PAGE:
In this week’s Mint’s Lounge, Aakar Patel takes head-on Ramachandra Guha on his article on the Prime Minister (Telegraph, December 31 2011) and through him the middle-class’s contempt for the Prime Minister and terms it ‘shallow’. (To be sure, Mr. Guha does not use the word contempt, he only cites disappointment) Now, I should admit, I was clearly amused when I read Patel’s column and thought if he lived in a different India; and, when I fished out Guha’s article I wondered if he even read the article that he tries to counter point-by-point!!
Patel concludes his column writing: “Perhaps it is obvious that Singh is a disappointment if not a failure and I’m missing something.” Of course, you do Mr. Patel!
For starters, let me clear, I agree with you (and so do Mr. Guha, if you would read his piece carefully) that UPA-1 had not been a disappointment (at least as much not as UPA-2, Mr. Guha may add) at all. RTI, NREGA, and RTE were indeed long-reaching legislations, whatever qualms one may have on the fine print. And, yes add the Nuclear deal too. So let us be clear much of the disappointment is with respect to the Prime Minister’s second innings. In fact, the electorate that you blame for having dealt a ‘poor’ ”hand” rewarded the incumbent government by returning 65 more of their members to the Parliament and even freed them of the influence of the Left. It was very clear that BJP, the main opposition party, was nowhere in the reckoning for another election any time soon, which meant the Prime Minister was especially on a stronger wicket in his second innings. That he had just stood his ground and won on the Nuclear Deal against much of the reported opposition within his party, and that his party went to polls projecting him as the Prime Minister only added to his strength. And his personal image for probity and integrity in public life was still very much admired. So, his performance in the second innings should be viewed in this light.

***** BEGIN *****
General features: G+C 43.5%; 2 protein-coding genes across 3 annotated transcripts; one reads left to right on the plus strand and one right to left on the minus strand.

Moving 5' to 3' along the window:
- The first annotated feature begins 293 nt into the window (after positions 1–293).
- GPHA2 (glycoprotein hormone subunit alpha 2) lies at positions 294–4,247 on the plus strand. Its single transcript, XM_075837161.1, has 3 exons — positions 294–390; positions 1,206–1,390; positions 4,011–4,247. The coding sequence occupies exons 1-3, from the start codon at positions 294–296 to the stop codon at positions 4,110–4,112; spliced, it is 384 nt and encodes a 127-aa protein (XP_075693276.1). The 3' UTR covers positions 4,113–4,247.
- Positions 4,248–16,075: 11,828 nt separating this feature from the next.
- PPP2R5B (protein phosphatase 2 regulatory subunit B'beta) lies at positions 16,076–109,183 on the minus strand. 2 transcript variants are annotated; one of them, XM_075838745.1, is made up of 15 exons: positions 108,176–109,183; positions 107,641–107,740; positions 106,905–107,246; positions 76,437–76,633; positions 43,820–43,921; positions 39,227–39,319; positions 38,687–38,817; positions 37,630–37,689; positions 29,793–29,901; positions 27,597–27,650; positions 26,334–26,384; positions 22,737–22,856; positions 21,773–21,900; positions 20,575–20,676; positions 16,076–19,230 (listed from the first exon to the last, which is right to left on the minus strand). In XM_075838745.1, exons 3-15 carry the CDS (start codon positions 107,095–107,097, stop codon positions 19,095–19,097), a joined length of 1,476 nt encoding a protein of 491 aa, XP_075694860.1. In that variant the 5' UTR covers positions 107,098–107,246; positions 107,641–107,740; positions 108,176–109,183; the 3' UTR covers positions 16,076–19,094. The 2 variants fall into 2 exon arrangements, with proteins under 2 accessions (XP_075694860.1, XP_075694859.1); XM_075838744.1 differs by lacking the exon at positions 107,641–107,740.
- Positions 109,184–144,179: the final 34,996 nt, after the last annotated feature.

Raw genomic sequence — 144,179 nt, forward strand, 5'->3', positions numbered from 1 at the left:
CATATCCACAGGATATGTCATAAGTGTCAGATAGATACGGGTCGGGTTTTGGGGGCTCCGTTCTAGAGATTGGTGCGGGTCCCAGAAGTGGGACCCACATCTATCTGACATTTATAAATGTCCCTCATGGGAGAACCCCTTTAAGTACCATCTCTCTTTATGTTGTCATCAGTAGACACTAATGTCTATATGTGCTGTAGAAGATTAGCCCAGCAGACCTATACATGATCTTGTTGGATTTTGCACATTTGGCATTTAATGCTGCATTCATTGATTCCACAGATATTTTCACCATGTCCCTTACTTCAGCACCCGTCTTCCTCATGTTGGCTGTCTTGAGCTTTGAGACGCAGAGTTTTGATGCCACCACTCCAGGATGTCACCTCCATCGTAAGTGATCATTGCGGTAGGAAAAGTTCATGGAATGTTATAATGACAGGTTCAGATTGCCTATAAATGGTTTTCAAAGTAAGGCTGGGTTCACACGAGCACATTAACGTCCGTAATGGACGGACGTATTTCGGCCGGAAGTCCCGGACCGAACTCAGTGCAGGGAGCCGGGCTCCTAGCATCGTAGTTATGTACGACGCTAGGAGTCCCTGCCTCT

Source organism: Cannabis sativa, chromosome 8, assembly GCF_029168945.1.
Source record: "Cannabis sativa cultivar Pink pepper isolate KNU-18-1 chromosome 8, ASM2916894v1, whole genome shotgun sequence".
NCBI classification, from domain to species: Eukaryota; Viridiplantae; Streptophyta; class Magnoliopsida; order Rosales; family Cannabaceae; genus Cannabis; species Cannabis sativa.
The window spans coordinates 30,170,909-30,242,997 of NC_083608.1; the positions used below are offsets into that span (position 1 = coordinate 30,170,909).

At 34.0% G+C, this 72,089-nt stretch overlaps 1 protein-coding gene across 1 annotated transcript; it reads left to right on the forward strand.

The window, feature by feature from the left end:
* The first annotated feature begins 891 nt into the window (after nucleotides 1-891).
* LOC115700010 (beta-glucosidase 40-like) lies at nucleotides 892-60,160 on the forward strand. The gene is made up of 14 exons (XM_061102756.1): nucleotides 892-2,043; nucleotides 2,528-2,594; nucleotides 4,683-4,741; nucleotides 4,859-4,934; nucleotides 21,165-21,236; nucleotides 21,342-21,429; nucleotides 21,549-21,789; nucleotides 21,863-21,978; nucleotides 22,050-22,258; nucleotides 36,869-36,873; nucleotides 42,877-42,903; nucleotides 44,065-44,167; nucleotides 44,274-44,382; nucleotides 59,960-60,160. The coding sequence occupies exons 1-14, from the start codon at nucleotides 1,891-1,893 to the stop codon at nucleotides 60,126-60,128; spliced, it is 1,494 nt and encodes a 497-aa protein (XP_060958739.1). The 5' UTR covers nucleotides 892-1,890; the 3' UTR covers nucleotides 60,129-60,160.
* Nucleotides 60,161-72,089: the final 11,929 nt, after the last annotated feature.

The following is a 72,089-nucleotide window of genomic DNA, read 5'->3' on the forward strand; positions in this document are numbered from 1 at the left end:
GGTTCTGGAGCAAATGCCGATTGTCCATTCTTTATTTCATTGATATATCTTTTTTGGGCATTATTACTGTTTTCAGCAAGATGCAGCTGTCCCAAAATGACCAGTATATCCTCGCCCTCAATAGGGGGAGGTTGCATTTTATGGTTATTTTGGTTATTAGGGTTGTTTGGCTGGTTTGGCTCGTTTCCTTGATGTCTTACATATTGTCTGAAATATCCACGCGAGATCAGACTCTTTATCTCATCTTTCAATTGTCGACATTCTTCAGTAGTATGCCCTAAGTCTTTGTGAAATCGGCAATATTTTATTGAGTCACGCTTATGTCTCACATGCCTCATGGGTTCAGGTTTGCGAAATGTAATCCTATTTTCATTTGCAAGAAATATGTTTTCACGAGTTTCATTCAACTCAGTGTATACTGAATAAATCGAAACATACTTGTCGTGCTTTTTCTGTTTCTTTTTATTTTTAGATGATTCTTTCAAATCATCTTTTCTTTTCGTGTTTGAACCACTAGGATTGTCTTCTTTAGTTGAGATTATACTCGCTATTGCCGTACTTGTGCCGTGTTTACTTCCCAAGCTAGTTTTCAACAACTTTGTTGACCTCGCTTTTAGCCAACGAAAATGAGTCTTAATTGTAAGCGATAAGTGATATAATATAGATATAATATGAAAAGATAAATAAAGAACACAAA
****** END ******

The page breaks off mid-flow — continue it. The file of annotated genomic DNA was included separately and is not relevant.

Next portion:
However, what followed the high of May 2009 was a gradual downfall which turned into a cascade in 2011. So why did I (a middle class Indian) get disappointed with Dr. Singh and why I agree more with Mr.Guha than you?
Yes, as you write, Dr. Manmohan Singh did ask Mr. Raja to step down, but when??!!! In the face of overwhelming circumstantial evidence, Dr. Singh remained quiet and indecisive! Only when he was left with no choice by the Supreme Court, did he yield.